Vancouver Life and Visitor Travel Tips

(Vancouver, British Columbia - BC, Canada)

Vancouver is an energetic city and the third-biggest metro area in the country. Home to an important seaport and a rapidly increasing, dense population, Vancouver has become a particularly desirable place to live and visit in Canada. The quality of city life is excellent and Vancouver contains a healthy mix of housing, facilities, attractions, entertainment, recreational activities and natural scenery.

Vancouver's skyline is amongst the most beautiful in the world and features more high-rise buildings per capita than New York. Offering stunning views of the waterfront and mountainous countryside, Vancouver's modern skyscrapers and apartment blocks are well constructed and arguably feature some of the world's best architecture.

Tourism and Tourist Information

Vancouver Tourist Info Center
Address: 200 Burrard Street, Plaza Level, Waterfront, Vancouver, British Columbia (BC), V6C 3L6, Canada
+1 604 683 2000
Open hours: Monday to Friday - 08:30 to 17:00, Saturday - 09:00 to 17:00, summer, daily - 08:00 to 18:00

Vancouver International Airport Information Center
Address: 3211 Grant McConachie Way, Richmond, British Columbia (BC), V7B 1Y7, Canada
+1 604 207 7077
Open hours: daily - 24 hours

Forest Alliance of BC Visitor's Center
Address: 1055 Dunsmuir Street, Vancouver, British Columbia (BC), V7X 1L3, Canada
Tel: +1 604 685 7505
Open hours: Monday to Friday - 08:00 to 17:00

Roundhouse Community Center
Address: 181 Roundhouse Mews, Corner of Davie and Pacific, Vancouver, British Columbia (BC), V6Z 2W3, Canada
Tel: +1 +1 604 713 1800
Open hours: Monday to Friday - 09:00 to 22:00, Saturday and Sunday - 09:00 to 17:00


With more than 300 languages spoken throughout America and Canada, English and French are the main languages in the city of Vancouver, and many highway signposts and tourist leaflets display both. Canadian English is widely spoken in Vancouver and is based upon British English, with distinctive expressions and terms. In the provinces of Quebec and Manitoba, Canadian French is the prominent language. Vancouver is home to countless different nationalities, including a large Asian community, and a number of regions in Canada are known for their local dialects and colorful colloquialisms, particularly around the Newfoundland region.


Currency in Vancouver, British Columbia and throughout Canada is structured in a similar way to the USA, with Canadian dollars. Noteworthy denominations include:

Paper notes in Vancouver consist of $5, $10 and $20 notes, which are in daily use, with higher notes such as $50 and $100 dollar bills being less common. Tourists in Vancouver are able to use their credit and debit cards at ATMs, which can be found almost everywhere, providing a popular way to exchange currency. Also, travel agents in Vancouver, such as American Express and Thomas Cook, offer excellent rates of exchange, together with local banks. Most banks in Vancouver are open Monday through Friday, with opening hours being less than regular shops and stores in the city of Vancouver. A number of banking branches in central Vancouver also open during the evenings and on Saturday mornings.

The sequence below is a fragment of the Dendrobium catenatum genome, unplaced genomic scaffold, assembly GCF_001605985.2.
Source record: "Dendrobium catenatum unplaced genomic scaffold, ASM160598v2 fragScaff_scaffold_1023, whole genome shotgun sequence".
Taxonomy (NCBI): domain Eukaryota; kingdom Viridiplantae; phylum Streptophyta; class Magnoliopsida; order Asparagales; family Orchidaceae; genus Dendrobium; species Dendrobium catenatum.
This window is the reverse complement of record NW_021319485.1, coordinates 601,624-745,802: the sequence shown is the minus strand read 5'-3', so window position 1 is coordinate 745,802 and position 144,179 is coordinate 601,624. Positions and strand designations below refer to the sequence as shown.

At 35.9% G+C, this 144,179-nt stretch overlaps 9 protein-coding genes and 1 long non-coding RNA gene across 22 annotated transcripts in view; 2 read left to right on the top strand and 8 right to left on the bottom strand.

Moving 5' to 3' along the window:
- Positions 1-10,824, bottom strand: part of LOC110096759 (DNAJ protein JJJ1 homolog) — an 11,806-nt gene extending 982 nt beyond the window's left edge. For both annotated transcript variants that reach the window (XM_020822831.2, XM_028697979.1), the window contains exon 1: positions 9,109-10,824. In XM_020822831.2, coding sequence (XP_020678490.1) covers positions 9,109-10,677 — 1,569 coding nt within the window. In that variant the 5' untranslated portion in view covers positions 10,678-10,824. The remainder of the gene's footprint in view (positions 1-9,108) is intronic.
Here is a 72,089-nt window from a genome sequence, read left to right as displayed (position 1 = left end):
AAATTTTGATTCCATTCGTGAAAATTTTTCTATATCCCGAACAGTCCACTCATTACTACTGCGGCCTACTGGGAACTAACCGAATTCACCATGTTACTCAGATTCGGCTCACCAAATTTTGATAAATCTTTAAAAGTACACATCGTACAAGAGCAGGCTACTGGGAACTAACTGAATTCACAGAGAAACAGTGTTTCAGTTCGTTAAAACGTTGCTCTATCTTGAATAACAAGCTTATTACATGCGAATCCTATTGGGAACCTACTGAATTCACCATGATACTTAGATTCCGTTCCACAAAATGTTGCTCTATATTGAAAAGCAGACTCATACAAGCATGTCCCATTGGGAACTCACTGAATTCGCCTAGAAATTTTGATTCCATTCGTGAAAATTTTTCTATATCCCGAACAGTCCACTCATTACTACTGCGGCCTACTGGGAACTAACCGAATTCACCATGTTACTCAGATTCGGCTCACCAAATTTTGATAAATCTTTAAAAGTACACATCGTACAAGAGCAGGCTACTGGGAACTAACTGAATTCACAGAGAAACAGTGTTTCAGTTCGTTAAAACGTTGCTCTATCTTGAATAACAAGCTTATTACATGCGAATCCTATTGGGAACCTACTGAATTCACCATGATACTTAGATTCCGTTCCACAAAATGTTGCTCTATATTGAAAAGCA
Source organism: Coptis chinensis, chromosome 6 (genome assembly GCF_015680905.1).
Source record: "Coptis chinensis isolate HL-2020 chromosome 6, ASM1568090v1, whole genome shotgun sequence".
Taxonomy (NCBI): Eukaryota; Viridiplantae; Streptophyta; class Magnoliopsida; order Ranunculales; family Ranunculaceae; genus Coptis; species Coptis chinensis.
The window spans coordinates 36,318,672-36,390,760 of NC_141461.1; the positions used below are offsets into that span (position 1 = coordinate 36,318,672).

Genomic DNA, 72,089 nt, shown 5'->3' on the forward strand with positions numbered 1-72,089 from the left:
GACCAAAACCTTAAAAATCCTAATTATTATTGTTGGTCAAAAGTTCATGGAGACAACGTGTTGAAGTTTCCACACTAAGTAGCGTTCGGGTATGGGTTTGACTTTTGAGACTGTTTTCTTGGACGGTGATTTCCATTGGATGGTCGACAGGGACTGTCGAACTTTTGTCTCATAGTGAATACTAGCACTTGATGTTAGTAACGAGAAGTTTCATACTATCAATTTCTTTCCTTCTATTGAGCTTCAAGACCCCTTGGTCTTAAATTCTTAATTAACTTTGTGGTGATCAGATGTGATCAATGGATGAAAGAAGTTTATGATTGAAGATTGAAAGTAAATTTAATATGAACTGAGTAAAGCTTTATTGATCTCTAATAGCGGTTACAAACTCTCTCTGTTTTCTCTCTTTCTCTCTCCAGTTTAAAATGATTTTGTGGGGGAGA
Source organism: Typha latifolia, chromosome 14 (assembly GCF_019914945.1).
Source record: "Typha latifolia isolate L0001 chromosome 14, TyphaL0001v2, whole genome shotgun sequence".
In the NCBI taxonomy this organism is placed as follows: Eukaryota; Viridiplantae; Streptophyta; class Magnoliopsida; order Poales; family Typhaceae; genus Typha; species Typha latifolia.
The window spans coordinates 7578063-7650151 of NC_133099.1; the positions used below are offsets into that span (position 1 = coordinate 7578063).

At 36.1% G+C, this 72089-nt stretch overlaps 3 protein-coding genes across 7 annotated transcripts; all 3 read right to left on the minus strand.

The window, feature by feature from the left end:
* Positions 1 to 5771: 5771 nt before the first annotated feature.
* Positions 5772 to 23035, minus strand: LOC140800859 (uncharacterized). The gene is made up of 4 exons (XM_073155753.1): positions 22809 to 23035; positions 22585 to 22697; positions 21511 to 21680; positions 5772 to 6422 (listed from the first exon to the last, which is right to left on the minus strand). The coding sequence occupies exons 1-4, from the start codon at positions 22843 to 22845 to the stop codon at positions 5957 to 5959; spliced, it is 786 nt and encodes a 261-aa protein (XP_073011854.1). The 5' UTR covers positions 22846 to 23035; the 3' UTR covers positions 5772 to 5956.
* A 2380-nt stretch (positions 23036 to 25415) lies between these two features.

Visas and Documents

Visitors to Vancouver and other cities in Canada must bring photo identification and also at least two or three types of formal ID. Passports are always needed when visiting Vancouver, except for those arriving from the United States and Greenland. A driver's license is no longer sufficient ID for American citizens arriving in Vancouver and needs to be used in conjunction with a valid birth certificate or similar, such as an official certificate of citizenship. People traveling to Vancouver from Commonwealth and Western countries do not require visas, although visitors from most other countries do, with the exception of those from Mexico. Visa applications for travel to Vancouver and throughout Canada should be made at least one month in advance. All inquiries must be directed to Canadian Immigration Centers.


Motorists intending to drive in the city of Vancouver must obtain a 'Canadian Nonresident Interprovince Motor Vehicle Liability Insurance Card' or 'Visitor to Canada Insurance', which is issued by most US insurance companies. Car hire agencies in Vancouver require you to be at least 21 years of age when renting a car, although for some this is 26 years. In Vancouver, British Columbia and all over Canada, cars drive on the right-hand side of the road.


Tipping in Vancouver is normal and restaurants generally expect around 10 to 15% of the bill as a tip, but a number of restaurants now automatically include service charges on the bill. Taxi drivers, barbers, hairdressers and hotel staff in Vancouver also expect gratuities.

Smoking and Alcohol

All through Canada you are only able to buy alcohol at local government-run shops. However, in the provinces of Alberta and Quebec, privately-owned shops are able to sell a range of alcohol. The current legal drinking age throughout Canada is 19 years old, with the exception of Alberta and Manitoba provinces, where the age is only 18. Smoking is now restricted at many places in Vancouver, including transportation, restaurants, places of work and enclosed public areas.